In all relationships, the need to win an argument, the need to be right, affects how we get along. And the other person in the debate probably has that same psychological need to be right as we do.
So, this mutual motivation to be right is likely to multiply in every conflict, major or minor. And since any relationship is guaranteed to have disagreements – if both people are thinking, that is – the need to be right can sour any of them.
Yeah, yeah, I know. We might think that being right is just about making sure the truth gets out there. We might convince ourselves that it’s become our duty to defend the facts.
But once we and our partner have stated our positions and move into a defensive mode, it’s about more than truth – a more that’s even more important for relationships than convincing someone what’s right.
The heat of the argument increases. What is said in response goes beyond the sharing of each other’s truths.
Why does winning an argument become so important? Why is it so hard to live with disagreement, to acknowledge that there might be other ways to see what we’re standing for, or to even admit that we might be wrong?
Does it have anything to do with the fact that we live in a hyper-competitive culture where winners are awarded and even second place feels like a loss?
We need to answer these questions if we’re really going to be able to disagree with someone with whom we want to continue a relationship in a way that improves that relationship. And, whether we’re right or wrong in the argument, it’s these questions we also must face if we hope to do our part to move forward.
A common reason why we need to be seen as right is a response to the internalized and persistent message we’ve learned as we grew up that people won’t like us if we make mistakes or admit we’ve been wrong. We’ve internalized the feeling that we have to be perfect to be attractive, liked, or loved, and even possibly to love ourselves.
We don’t want to show that we, like every other human being on the planet, are flawed or that we have things to learn. Of course, we’ll say in the abstract that we aren’t perfect, but we have a hard time when we actually experience specific examples of our human fallibility.
We’re afraid of what we believe will be the negative consequences of imperfection. Even in a loving relationship, we don’t think that admitting our errors will endear us to other human beings who are also afraid that we won’t accept them if they acknowledge their specific imperfections.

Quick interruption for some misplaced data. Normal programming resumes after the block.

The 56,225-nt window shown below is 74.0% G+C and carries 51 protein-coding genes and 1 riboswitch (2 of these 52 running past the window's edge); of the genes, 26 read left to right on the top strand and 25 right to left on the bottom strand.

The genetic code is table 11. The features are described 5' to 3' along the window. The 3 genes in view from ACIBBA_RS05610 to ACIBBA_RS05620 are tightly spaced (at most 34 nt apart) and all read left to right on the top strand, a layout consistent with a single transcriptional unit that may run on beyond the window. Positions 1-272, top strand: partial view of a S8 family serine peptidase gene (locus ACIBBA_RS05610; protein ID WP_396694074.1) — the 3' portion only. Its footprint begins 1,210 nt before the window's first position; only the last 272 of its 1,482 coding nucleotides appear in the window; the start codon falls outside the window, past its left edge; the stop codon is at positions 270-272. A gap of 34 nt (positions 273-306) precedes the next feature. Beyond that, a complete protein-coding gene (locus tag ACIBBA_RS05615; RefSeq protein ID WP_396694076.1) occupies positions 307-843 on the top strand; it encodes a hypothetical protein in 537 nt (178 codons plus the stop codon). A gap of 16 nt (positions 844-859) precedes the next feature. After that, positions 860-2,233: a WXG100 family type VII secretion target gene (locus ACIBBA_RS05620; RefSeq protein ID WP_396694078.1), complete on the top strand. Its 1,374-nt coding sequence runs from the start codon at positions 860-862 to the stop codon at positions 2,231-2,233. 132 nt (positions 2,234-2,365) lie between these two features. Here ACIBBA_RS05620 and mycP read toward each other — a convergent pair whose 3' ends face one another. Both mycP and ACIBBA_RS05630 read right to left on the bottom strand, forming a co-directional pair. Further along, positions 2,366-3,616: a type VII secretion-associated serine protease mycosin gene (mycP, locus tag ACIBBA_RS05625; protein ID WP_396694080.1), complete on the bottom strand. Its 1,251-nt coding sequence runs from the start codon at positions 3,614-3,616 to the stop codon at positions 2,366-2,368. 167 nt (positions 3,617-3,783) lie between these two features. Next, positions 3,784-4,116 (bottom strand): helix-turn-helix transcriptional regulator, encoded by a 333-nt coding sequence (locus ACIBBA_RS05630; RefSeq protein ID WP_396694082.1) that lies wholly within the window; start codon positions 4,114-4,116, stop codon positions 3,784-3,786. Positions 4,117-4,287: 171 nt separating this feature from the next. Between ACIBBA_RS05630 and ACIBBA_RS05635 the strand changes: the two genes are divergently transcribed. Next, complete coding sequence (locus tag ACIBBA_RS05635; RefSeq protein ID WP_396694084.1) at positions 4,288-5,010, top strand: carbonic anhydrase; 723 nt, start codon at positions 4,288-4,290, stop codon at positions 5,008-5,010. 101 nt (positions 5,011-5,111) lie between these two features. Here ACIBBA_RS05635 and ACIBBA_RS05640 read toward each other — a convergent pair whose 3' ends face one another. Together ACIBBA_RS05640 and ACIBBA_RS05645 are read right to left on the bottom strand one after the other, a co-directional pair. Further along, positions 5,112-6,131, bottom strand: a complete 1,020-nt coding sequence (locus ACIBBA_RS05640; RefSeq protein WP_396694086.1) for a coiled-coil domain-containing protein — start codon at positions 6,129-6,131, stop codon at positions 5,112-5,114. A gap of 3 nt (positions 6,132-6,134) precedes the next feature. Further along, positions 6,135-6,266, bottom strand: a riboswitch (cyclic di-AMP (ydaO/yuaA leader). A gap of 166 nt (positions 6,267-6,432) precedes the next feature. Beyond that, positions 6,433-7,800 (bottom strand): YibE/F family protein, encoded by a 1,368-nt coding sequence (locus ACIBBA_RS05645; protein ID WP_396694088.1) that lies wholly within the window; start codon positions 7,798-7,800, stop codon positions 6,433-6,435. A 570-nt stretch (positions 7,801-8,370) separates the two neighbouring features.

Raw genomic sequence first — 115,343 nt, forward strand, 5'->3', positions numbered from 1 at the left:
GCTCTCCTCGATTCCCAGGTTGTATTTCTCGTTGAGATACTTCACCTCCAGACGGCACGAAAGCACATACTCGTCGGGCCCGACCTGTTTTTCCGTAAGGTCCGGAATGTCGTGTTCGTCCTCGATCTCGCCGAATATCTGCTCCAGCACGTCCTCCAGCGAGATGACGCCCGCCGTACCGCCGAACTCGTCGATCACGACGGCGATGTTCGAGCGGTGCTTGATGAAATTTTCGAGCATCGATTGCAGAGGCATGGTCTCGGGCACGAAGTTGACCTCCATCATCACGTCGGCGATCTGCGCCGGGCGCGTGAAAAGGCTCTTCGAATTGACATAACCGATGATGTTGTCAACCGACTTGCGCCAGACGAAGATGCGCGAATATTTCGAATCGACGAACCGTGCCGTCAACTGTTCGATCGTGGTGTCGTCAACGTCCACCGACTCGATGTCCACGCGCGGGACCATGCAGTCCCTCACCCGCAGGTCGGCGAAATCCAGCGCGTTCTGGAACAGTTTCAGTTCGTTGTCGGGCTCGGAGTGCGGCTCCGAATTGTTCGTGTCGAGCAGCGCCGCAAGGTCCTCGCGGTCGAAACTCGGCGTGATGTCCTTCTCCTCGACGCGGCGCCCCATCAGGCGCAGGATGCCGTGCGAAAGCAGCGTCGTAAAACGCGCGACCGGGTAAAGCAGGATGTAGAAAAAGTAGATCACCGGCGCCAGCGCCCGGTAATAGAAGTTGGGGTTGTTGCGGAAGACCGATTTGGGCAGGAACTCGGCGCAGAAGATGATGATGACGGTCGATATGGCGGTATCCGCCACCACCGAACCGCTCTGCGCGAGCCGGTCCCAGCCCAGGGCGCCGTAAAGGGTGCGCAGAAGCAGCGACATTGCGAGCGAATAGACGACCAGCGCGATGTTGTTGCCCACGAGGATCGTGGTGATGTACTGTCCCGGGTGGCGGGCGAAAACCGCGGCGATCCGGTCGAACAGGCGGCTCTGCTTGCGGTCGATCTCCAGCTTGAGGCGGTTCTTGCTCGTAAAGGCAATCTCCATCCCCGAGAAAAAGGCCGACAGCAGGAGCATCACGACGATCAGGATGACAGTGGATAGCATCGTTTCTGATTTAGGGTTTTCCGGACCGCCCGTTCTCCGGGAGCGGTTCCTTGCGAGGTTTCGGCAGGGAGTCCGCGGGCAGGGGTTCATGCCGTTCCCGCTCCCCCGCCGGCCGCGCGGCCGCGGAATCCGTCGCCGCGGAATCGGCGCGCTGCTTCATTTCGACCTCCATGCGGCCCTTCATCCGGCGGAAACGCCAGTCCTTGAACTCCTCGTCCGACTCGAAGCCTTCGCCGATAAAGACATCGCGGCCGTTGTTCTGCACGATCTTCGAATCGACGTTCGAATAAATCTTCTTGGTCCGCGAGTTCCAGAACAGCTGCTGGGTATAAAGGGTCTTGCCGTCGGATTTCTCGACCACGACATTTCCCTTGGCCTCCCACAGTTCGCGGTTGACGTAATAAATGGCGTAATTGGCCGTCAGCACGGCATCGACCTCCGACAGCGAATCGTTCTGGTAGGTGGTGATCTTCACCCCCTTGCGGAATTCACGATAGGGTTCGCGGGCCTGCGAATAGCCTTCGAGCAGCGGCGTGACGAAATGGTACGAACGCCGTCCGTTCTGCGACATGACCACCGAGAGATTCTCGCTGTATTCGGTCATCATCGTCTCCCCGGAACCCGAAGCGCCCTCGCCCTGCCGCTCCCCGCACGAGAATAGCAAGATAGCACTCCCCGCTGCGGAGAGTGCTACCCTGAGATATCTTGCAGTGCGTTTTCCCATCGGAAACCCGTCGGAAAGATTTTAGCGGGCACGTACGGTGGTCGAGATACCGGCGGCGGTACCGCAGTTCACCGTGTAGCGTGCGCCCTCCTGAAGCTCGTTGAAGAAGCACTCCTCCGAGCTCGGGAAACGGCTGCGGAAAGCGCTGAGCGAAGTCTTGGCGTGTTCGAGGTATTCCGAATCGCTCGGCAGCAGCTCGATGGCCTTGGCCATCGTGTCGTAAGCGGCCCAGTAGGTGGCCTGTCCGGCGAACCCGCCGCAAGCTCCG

We’re afraid they’ll abandon us for some more perfect human being. We do want our friends and love ones to accept us the way we really are, but we’re afraid that they won’t. So, we just cannot be wrong or let an argument sit unsettled.
If their acceptance of us is really only based on the belief that we’re perfect, that’s a clue to their own baggage. And if they’re willing to go to all extremes to be right in an argument, we’ve got to recognize their problems and redefine the kind of relationship we’ll have with them.
But if they too are willing to step back, take a breath, and discuss what’s really going on in the argument beyond the “facts” you both seem to be debating over, there’s a chance for real growth together. Can we both recognize in the argumentation what seems to be at stake regarding our self-images?
It’s not about “backing down” or pretending to agree when you don’t. It’s not even about doing this to manipulate the other into copying us. It’s about breaking out of patterns that prevent intimacy.
And someone is going to have to break the patterns, which means taking the risk of vulnerability for doing so. Someone is going to have to take the lead, admit their fear of not being right.
Someone is going to have to get over the need to win. Someone is going to have to recognize that every event in life is a learning experience and treat them as so – “Live and learn.”
Someone is going to have to reject the message that the most important thing is to be right. Someone must be able to confront the dynamics of the situation without necessarily agreeing with the other’s position.
Someone is going to have to start modeling listening more carefully. And someone is going to have to listen to what the argument really means beyond the question of who’s right or wrong.
It’s hard to be the one who faces our fears, breaks patterns, and admits they’re wrong or that they’ve gone off the rails in argumentation no matter how important that is.
Can we, then, start rejecting our need to be right and do this? If so, that would be a mark of a really healthy self-concept.